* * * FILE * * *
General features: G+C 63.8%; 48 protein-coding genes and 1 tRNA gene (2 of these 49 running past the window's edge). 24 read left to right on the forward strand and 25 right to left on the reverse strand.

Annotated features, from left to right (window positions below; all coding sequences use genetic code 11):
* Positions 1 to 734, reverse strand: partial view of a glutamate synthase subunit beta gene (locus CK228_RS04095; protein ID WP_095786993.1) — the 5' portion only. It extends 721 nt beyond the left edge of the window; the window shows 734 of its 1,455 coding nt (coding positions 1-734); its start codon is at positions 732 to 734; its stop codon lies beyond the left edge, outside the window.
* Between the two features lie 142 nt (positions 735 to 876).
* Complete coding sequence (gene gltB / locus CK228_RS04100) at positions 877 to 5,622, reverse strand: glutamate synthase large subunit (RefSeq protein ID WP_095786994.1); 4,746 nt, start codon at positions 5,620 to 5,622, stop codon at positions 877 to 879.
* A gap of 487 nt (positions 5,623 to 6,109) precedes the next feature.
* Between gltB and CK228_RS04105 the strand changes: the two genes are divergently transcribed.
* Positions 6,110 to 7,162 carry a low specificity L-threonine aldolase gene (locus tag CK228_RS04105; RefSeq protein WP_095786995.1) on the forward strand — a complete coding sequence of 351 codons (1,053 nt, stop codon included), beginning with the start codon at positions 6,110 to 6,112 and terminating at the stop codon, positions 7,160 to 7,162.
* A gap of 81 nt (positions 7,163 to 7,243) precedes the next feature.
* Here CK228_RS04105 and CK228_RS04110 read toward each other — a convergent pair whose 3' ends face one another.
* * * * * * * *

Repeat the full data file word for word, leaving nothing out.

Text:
General features: G+C 63.8%; 48 protein-coding genes and 1 tRNA gene (2 of these 49 running past the window's edge). 24 read left to right on the forward strand and 25 right to left on the reverse strand.

Annotated features, from left to right (window positions below; all coding sequences use genetic code 11):
* Positions 1 to 734, reverse strand: partial view of a glutamate synthase subunit beta gene (locus CK228_RS04095; protein ID WP_095786993.1) — the 5' portion only. It extends 721 nt beyond the left edge of the window; the window shows 734 of its 1,455 coding nt (coding positions 1-734); its start codon is at positions 732 to 734; its stop codon lies beyond the left edge, outside the window.
* Between the two features lie 142 nt (positions 735 to 876).
* Complete coding sequence (gene gltB / locus CK228_RS04100) at positions 877 to 5,622, reverse strand: glutamate synthase large subunit (RefSeq protein ID WP_095786994.1); 4,746 nt, start codon at positions 5,620 to 5,622, stop codon at positions 877 to 879.
* A gap of 487 nt (positions 5,623 to 6,109) precedes the next feature.
* Between gltB and CK228_RS04105 the strand changes: the two genes are divergently transcribed.
* Positions 6,110 to 7,162 carry a low specificity L-threonine aldolase gene (locus tag CK228_RS04105; RefSeq protein WP_095786995.1) on the forward strand — a complete coding sequence of 351 codons (1,053 nt, stop codon included), beginning with the start codon at positions 6,110 to 6,112 and terminating at the stop codon, positions 7,160 to 7,162.
* A gap of 81 nt (positions 7,163 to 7,243) precedes the next feature.
* Here CK228_RS04105 and CK228_RS04110 read toward each other — a convergent pair whose 3' ends face one another.